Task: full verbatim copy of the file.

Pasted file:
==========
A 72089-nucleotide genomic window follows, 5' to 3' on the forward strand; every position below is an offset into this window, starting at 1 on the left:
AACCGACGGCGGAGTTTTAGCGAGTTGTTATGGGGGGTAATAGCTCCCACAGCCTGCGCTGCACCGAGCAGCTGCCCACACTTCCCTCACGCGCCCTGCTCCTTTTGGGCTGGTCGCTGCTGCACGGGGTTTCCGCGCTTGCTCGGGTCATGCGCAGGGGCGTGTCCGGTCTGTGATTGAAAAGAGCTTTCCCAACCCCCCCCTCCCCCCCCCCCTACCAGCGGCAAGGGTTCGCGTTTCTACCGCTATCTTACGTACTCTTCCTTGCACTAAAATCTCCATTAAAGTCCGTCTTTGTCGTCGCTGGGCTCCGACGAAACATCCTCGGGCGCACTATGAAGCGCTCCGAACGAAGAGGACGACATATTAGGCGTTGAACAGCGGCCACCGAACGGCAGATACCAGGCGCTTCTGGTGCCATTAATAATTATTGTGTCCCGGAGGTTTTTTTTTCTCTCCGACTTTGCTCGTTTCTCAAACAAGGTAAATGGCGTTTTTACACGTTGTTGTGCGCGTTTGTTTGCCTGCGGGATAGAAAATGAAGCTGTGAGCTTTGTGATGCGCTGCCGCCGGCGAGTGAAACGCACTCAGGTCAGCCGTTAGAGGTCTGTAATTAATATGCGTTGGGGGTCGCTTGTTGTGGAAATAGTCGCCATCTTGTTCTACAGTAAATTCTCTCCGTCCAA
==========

A 72089-nucleotide genomic window follows, 5' to 3' on the forward strand; every position below is an offset into this window, starting at 1 on the left:
AACCGACGGCGGAGTTTTAGCGAGTTGTTATGGGGGGTAATAGCTCCCACAGCCTGCGCTGCACCGAGCAGCTGCCCACACTTCCCTCACGCGCCCTGCTCCTTTTGGGCTGGTCGCTGCTGCACGGGGTTTCCGCGCTTGCTCGGGTCATGCGCAGGGGCGTGTCCGGTCTGTGATTGAAAAGAGCTTTCCCAACCCCCCCCTCCCCCCCCCCCTACCAGCGGCAAGGGTTCGCGTTTCTACCGCTATCTTACGTACTCTTCCTTGCACTAAAATCTCCATTAAAGTCCGTCTTTGTCGTCGCTGGGCTCCGACGAAACATCCTCGGGCGCACTATGAAGCGCTCCGAACGAAGAGGACGACATATTAGGCGTTGAACAGCGGCCACCGAACGGCAGATACCAGGCGCTTCTGGTGCCATTAATAATTATTGTGTCCCGGAGGTTTTTTTTTCTCTCCGACTTTGCTCGTTTCTCAAACAAGGTAAATGGCGTTTTTACACGTTGTTGTGCGCGTTTGTTTGCCTGCGGGATAGAAAATGAAGCTGTGAGCTTTGTGATGCGCTGCCGCCGGCGAGTGAAACGCACTCAGGTCAGCCGTTAGAGGTCTGTAATTAATATGCGTTGGGGGTCGCTTGTTGTGGAAATAGTCGCCATCTTGTTCTACAGTAAATTCTCTCCGTCCAA